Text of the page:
The Birth of NPYWC

This picture of Purki Edwards AO helps tell the story of strong Anangu women and how they organised themselves in the face of exclusion from important political, cultural and land rights conversations in the late 70’s and early 80’s.

At this time important land right conversations were beginning in the NPY Lands as Anangu were understanding that they were being governed from afar and their land was under the control of government bodies. The Pitjantjatjara Council was established to support these conversations.

A sign of the times, the meetings were led by male politicians and anthropologists, and attended by Anangu men. Women were present at the meetings, watching from nearby, but were not allowed to speak.

Uneasy to be talking about land in close proximity to women, the Anangu men told women to leave the meeting.

The women knew they had their own important cultural connection to land, and had equal say as custodians of country. They wanted to protect and represent women’s law and country in these discussions.

The cassette

In May 1980, in a caravan in Kalka, Mantatjara Wilson supported by other key Anangu women recorded an invitation on a cassette tape.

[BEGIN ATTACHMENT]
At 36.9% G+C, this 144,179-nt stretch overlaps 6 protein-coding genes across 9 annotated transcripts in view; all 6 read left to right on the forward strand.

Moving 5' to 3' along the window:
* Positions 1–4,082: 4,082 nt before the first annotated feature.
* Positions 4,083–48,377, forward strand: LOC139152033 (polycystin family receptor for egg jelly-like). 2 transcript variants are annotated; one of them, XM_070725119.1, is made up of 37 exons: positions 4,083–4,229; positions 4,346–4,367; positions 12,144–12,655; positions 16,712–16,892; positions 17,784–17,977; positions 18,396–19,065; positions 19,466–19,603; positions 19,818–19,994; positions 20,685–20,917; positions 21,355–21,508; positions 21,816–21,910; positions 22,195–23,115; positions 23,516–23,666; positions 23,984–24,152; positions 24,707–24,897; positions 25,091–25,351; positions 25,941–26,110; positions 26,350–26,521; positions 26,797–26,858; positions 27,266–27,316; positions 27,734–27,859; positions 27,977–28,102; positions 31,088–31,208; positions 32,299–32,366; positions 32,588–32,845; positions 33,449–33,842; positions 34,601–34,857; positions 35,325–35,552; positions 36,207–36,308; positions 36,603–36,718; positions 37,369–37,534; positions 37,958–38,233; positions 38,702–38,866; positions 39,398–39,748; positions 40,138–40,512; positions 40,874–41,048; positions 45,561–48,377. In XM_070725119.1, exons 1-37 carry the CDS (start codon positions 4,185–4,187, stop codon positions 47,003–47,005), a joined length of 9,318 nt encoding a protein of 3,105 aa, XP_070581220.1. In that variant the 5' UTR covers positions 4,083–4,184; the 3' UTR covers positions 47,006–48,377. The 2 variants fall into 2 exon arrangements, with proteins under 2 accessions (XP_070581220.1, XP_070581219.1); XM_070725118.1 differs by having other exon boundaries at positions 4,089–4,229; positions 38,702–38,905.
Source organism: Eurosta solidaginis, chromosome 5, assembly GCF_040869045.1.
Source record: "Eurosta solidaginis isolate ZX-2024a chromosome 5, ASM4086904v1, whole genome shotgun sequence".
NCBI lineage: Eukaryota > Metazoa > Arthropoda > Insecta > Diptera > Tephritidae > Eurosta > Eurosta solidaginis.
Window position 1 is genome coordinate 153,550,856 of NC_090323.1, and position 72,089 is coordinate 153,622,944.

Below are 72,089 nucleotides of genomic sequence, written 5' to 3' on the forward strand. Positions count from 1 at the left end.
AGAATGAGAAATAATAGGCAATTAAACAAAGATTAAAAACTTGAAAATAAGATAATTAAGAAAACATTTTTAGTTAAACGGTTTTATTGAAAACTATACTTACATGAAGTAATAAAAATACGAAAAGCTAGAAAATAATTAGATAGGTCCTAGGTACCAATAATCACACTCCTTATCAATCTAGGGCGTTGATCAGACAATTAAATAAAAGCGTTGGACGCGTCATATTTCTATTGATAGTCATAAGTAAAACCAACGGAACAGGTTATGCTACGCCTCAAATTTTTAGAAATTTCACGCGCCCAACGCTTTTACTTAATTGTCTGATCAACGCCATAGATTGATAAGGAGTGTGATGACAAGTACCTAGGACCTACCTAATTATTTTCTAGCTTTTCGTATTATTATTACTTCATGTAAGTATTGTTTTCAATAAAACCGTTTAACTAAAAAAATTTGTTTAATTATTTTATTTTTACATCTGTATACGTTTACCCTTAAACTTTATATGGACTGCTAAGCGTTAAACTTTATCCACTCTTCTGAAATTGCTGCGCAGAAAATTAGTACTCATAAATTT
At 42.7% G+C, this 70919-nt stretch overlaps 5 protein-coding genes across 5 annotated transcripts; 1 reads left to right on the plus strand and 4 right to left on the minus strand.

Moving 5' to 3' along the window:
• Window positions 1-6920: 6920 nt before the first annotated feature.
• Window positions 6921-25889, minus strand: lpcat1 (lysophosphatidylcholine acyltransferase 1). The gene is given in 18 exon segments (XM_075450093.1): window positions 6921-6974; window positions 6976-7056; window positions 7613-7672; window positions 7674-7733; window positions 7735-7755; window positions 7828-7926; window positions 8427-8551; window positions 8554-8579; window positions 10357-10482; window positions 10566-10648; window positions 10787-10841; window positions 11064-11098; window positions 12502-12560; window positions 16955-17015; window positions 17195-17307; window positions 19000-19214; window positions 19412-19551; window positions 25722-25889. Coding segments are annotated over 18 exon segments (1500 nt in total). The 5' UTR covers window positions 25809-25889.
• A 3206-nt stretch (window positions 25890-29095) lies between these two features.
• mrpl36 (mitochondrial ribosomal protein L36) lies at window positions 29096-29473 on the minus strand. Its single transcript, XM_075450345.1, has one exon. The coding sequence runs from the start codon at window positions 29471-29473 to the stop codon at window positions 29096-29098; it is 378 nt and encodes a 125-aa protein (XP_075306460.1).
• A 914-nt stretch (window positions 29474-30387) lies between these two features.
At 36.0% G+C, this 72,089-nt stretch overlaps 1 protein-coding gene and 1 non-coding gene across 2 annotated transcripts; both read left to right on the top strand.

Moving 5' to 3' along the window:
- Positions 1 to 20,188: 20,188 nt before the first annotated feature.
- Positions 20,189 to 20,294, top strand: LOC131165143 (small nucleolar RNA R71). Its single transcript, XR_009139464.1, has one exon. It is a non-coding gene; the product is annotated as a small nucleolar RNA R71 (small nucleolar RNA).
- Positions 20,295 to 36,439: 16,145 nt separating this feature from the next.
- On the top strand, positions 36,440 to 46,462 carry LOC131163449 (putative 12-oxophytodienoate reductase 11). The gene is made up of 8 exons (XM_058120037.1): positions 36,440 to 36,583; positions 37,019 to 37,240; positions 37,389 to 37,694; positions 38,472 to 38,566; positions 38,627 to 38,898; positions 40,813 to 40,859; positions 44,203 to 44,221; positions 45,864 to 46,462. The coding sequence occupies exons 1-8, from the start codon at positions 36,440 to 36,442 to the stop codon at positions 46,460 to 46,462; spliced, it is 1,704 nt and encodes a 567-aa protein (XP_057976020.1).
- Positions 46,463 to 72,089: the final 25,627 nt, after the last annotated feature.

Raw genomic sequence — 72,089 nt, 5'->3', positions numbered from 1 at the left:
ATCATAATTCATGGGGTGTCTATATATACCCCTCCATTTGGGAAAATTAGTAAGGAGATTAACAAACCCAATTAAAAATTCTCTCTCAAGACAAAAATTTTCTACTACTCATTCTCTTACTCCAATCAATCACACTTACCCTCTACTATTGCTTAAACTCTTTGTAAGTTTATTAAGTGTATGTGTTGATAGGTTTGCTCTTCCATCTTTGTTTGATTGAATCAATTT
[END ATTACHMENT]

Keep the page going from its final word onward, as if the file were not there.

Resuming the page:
It said “I have been thinking about all you women from every community….I have been thinking that we women should hold our own women’s meeting. We should think about having our own female chairperson and our own women’s council.”

Mantatjara talked about her concerns for the whole 2 sides of the cassette. Concerns about being left out of important meetings unable to speak, concerns that resources for communities were only being directed by men, concerns about issues facing families in communities. The cassette was then copied and sent to women all across the NPY lands. The first Women’s Council meeting was held at Kanpi on the 6 & 7 of December 1980 and were attended by 40 women from across the NPY Lands .

NPYWC is celebrating 40 years in 2020.